Figure 4: Images of the 850 mb Theta-e pattern.


Hydrologic Overview


No major rainfall event had occurred for at least 2 weeks prior to this event in Essex and Lewis counties. Overall rainfall for the previous 30 days in this part of the Adirondack/western Champlain basins was in the average to above average range. Streamflow was near normal for the time of year in this part of New York prior to the event. Vegetative cover was no longer a consideration as the late autumn season was underway, therefore evaporation and transpiration were now negligible.

Rainfall in the affected area began in western portions of the basins with a heavy shot before 00Z on the 9th and again later between 03Z and 10Z with another shot of heavy precipitation. The earlier rainfall was estimated between 1 and 2 inches with 2 to 4 inches falling in the next heavy round of precipitation. Interestingly, however, a heavy area of rain ahead of the main frontal precipitation produced 2.05 to 4.30 inches in a 7 hour period in the Saranac and Little Ausable River basins at Gabriel, NY and Peru, NY.

At one point during the early morning on Saturday, the 9th, both rivers were rising at 1 foot per hour. Figure 5 below shows the stage versus time hydrograph for the event. The dashed red line on the graph is the current stage when flooding begins. The shape of each hydrograph is an indicator of the geomorphologic response of each basin. This information also relates the requirement of good, reliable real-time rainfall data that is necessary to make a timely forecast.

The East Branch of the Ausable, with a flood stage of 7 feet, crested at 15.15 feet at 10Z on November 9. The Saranac River at Plattsburgh, which also has a 7 foot flood stage, crested at 11.8 feet at about the same time. The stage at Ausable Forks was the record stage recorded at that gage.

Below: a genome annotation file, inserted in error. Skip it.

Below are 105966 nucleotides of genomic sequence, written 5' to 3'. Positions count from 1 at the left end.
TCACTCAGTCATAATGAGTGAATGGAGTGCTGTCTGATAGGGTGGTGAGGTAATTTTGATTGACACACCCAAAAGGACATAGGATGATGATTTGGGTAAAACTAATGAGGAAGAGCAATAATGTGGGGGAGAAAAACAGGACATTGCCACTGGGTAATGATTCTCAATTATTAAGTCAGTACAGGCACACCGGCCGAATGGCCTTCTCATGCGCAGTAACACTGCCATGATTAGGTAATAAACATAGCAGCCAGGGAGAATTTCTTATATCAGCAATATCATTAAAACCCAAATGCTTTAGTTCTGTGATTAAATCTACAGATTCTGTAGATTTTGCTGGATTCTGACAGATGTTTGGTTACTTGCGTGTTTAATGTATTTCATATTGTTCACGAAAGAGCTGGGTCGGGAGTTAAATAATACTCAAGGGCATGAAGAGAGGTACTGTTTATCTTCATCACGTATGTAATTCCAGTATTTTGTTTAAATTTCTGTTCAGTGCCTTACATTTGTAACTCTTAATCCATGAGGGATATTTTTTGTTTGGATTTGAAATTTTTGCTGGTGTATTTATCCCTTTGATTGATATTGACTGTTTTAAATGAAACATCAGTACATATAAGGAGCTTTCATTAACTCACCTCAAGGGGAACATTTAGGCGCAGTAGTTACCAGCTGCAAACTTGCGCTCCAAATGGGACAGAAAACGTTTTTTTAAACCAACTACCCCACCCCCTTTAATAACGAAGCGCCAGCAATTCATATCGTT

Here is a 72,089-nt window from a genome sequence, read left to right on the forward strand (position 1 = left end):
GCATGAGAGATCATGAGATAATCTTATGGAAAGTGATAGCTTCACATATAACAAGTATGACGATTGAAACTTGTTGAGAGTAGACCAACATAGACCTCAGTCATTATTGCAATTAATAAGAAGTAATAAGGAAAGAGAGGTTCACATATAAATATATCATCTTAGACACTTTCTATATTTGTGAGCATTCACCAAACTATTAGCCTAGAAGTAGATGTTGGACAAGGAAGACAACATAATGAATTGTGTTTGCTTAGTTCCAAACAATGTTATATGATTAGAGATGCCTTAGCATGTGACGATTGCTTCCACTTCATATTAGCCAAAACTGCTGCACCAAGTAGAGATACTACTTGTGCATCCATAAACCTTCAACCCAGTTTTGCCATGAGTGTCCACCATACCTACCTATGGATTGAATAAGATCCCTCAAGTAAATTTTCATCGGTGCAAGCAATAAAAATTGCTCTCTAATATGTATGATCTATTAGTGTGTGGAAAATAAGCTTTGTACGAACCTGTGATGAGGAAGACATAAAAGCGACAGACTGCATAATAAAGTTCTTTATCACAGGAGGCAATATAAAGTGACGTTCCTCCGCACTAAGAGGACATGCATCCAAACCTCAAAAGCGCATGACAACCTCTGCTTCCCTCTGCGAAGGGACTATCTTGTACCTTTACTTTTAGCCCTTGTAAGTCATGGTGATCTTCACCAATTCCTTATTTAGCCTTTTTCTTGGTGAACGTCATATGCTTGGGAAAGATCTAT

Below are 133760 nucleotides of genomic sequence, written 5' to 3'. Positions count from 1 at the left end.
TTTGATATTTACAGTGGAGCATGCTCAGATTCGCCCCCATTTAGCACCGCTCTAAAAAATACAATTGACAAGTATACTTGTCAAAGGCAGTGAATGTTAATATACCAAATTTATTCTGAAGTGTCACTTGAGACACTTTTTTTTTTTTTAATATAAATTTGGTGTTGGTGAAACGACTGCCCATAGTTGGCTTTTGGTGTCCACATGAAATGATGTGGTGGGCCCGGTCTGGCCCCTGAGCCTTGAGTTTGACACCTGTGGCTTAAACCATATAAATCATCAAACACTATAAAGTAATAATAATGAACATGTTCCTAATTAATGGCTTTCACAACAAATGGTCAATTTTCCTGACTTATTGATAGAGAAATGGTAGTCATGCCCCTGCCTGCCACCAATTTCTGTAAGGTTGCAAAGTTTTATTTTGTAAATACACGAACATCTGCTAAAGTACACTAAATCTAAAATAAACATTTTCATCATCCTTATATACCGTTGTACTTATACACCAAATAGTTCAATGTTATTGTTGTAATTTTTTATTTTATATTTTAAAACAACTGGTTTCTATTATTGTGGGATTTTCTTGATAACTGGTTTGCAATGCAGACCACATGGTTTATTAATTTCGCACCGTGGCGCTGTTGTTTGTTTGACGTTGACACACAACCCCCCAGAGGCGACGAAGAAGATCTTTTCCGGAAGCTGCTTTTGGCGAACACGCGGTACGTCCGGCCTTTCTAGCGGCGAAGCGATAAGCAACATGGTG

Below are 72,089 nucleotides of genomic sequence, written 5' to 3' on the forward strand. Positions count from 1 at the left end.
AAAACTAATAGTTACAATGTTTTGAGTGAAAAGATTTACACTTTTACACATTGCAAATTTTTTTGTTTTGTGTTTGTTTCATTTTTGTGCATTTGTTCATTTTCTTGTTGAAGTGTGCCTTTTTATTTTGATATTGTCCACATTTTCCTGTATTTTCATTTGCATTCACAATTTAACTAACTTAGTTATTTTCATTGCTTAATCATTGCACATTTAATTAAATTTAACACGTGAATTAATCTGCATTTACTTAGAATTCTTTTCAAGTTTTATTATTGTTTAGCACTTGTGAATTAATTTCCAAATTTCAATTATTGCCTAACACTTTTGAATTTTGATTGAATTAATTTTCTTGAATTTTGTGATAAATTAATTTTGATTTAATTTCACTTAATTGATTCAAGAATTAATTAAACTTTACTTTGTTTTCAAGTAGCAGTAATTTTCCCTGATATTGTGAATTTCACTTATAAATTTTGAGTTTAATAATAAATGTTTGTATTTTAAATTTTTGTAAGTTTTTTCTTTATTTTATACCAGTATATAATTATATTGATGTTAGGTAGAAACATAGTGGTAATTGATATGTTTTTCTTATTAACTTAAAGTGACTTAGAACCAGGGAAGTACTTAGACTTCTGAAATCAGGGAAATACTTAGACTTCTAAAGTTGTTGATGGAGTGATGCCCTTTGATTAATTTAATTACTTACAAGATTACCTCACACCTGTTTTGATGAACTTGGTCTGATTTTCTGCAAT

Figure 5: Images of the flood hydrographs for the East Branch of the Ausable (left) and Saranac River (right).


Heaviest precipitation from the Burlington, Vermont (Figure 6) is indicated west of the headwaters of the Ausable and Chazy Rivers, but bright band contamination was evident with the radar as well as some under estimation in the basins themselves according to the final storm totals from the sparse observer network.


Figure 6: Image of Burlington, VT radar.


East Branch Ausable River preliminary backwater analysis was completed using the available mapping and USGS information to determine the backwater affect on the stage at the USGS gage during extreme events. After coordinating with the USGS on the flooding at the gage site, they indicated the area just downstream of the gage between the two bridges tends to cause a backwater condition during extreme events due to the configuration of the river, bridges, and the roadway downstream of the gage. During the flooding in November 1996, the gage area was inundated with flow going through the bridge and weir flow going over a portion of the roadway. A hydraulic analysis using HEC-RAS and HEC-2 from available data indicated a 2 to 3 foot backwater effect from the downstream channel and the adjacent bridge structures. The floodplain top width at the gage is near 700 feet wide and constricts to 365 feet downstream of the bridge. Both the bridge and downstream channel cause a combined backwater near 2.5 feet for the extreme flood event analyzed. Better survey data would refine the analysis to allow for a better rating curve definition at the gage during extreme high flows. USGS personnel at the site during the event indicated a backwater effect was occurring in the reach downstream of the gage from the gage site to a point nearly 1500 feet downstream.